|England Jurisdictions 1851 (FamilySearch)|
If you are interested in something more focussed than maps of the entire world (and beyond - Google Earth goes to the Moon, too), there is plenty to choose from. I think the first online map site I ever saw that compared historic and modern maps was the Charles Booth Online Archive which compares the famous London poverty maps from 1889-1890 with the modern street map. A more recent site which does even more with old and new London maps is London Low Life where you can see 27 historic maps of London, the earliest from 1788. Each of these is overlaid with a modern map, and a slider bar you can use to reveal as much or as little of the old map as you wish. This site also has a thematic map where you can see the changes in the size and density of London's population between 1801 and 1890, and the sites of hospitals, workhouses, prisons and more. It even has its own Victorian version of Street View, in the form of Tallis's Street Views, a series of very detailed engravings of some of London's main streets in 1838-1840. This is an absolutely unmissable site for anyone interested on London history.
London Remembers is a well-constructed site devoted to London's memorials. It is based on a Google Map, which you can search by the names of individuals (real and fictional), events or institutions. There is an intriguing 'Puzzle Corner' feature, where the site's creators are looking for help with identifying or interpreting some of the memorials and illustrations. They have a sense of humour, too. I particularly liked their disclaimer: Caveat: Be aware that London actually has many more cars, fewer bikes, more rain and less sun than our photos show.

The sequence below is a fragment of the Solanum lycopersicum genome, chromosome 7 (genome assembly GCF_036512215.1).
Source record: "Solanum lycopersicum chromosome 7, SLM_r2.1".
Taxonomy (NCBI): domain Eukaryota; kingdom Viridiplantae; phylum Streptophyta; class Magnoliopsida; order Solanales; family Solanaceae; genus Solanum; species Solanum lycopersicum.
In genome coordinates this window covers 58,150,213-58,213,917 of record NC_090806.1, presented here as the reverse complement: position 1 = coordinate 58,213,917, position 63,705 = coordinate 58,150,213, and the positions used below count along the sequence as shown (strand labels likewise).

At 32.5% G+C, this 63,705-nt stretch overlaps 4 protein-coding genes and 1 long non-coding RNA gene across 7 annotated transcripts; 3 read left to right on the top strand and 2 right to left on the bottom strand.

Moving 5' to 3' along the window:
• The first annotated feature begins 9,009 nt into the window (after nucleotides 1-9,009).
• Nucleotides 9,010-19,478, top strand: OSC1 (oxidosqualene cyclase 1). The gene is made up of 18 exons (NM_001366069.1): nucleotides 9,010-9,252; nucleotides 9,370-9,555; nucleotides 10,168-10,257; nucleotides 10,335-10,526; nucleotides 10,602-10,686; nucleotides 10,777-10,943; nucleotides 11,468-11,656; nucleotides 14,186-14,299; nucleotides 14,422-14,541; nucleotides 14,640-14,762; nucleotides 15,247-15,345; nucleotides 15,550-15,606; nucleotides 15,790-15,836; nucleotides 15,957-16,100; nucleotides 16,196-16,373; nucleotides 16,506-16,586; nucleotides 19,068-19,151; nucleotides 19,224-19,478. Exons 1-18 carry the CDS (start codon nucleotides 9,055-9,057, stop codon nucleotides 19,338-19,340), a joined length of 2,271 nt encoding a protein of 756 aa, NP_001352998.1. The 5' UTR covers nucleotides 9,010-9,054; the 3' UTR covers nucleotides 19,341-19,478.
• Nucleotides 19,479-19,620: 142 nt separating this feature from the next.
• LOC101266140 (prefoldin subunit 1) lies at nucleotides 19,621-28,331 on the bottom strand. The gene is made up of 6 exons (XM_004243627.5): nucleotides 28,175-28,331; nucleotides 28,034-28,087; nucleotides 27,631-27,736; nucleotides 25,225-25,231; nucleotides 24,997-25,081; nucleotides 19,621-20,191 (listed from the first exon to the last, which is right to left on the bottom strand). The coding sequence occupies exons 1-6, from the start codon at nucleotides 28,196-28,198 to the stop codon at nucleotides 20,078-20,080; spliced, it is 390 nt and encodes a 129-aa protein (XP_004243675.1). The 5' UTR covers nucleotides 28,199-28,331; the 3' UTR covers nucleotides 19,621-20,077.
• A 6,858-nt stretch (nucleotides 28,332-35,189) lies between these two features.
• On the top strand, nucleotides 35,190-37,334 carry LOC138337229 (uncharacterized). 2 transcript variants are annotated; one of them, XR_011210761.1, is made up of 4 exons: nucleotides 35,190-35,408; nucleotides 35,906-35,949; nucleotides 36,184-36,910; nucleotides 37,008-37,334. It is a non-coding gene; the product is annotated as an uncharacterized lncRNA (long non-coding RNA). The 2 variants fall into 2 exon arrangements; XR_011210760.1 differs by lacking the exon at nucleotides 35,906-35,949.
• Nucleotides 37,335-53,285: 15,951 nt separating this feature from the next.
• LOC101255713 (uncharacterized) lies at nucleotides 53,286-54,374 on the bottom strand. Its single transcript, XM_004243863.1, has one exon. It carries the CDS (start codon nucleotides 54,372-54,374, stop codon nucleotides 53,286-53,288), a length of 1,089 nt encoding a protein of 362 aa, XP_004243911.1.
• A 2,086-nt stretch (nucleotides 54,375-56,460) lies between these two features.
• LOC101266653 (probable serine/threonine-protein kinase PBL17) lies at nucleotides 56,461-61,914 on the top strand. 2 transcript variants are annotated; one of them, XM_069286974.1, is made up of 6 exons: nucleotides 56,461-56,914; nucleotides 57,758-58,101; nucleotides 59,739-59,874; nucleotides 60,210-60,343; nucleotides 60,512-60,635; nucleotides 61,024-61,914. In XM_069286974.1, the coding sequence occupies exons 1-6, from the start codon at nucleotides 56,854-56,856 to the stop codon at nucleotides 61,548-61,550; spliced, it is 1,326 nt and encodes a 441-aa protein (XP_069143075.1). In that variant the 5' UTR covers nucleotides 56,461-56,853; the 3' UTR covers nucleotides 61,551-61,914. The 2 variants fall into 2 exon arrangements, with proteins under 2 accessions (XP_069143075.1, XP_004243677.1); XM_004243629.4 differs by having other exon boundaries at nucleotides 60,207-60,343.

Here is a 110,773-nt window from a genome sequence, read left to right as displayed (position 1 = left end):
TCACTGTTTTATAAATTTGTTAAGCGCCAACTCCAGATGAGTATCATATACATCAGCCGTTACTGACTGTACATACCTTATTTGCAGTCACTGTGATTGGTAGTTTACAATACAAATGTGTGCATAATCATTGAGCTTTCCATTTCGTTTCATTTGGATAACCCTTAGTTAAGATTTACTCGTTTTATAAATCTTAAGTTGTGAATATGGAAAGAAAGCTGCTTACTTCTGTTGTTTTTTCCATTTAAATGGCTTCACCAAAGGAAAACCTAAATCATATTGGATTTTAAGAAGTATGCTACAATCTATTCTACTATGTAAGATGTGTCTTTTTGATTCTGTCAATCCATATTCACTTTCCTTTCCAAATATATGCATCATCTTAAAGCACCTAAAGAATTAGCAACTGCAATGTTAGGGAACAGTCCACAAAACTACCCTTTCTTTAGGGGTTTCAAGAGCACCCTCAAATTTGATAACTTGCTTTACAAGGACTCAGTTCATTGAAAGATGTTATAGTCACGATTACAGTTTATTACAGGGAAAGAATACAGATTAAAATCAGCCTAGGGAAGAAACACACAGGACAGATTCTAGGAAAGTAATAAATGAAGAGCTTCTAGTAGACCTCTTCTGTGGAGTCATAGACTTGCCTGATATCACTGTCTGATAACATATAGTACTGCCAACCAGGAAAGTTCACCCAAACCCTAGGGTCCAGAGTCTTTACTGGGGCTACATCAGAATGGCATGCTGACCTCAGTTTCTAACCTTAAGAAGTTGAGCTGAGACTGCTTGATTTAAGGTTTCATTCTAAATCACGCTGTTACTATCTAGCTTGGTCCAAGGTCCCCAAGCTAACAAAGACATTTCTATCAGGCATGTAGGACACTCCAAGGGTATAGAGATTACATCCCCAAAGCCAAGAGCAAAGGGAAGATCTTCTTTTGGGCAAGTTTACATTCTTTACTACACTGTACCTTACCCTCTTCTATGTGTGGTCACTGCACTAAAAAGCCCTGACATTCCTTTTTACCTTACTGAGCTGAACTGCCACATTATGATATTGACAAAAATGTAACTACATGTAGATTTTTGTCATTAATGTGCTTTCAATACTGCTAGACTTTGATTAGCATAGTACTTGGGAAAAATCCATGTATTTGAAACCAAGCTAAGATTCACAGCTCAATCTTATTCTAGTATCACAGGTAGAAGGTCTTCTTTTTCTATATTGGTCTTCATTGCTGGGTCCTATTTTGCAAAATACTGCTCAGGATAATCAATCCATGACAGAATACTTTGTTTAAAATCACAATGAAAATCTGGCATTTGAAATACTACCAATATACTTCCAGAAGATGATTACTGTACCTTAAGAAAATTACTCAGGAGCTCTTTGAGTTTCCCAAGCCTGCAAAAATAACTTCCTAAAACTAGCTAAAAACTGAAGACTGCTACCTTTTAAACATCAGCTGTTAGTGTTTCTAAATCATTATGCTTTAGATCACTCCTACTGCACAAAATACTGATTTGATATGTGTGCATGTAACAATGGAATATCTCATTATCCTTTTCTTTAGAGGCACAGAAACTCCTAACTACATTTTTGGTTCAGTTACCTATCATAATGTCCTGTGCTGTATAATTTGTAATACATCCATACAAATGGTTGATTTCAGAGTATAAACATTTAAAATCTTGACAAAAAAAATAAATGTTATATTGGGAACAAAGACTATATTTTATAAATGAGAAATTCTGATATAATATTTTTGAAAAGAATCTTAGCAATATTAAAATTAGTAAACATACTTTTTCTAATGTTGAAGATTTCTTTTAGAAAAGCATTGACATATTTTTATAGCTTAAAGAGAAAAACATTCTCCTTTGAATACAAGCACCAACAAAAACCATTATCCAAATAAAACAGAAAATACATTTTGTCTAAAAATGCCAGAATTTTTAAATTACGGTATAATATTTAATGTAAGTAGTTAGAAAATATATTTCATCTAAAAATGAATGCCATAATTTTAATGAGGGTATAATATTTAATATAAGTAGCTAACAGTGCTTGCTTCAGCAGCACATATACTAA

London is not the only served by imaginatively designed map sites. Cheshire's e-mapping Victorian Cheshire project contains nearly 500 tithe maps from around 1839-1851, together with their accompanying apportionments. You can search by name of owner, occupier, parish, township and even some field or plot names. You can view the results as a list, which you can download as a spreadsheet, or on a map. The map view shows the tithe map alongside a modern map of the same area, and you can zoom in and out on both of them at the same time. Don't you wish you had ancestors in rural Cheshire? Or if you have, lucky you.
Returning to the wider world, Historypin is a collaborative site where users are encouraged to attach their own historic photographs an stories to a Google map. You need a Google account to participate, which is free to set up, and you don't need to have a Google email to do do this. And returning to the present day, Openstreetmap is an editable street map 'The Free Wiki World Map' as it describes itself. But if you want a site with more features, and that has genealogical applications, you can register with Ancestral Atlas free of charge to share your genealogical data in a map-based format. You can enter details individually, or upload a GEDCOM file, and control how much of your information is made public. You can get access to additional features and an advert-free version of the site for a one-off subscription of £20. Ancestral Atlas links to another of my favourite sites a Vision of Britain through time for extra contextual infromation, and if you haven't explored this site already, then you really should! Another essential interactive map site for English genealogy is of course the FamilySearch England Jurisdictions 1851
Finally, here is an interesting collaborative project at Geograph to photograph every square kilometre of Great Britain and Ireland, which is 78.8% complete as of today - any offers?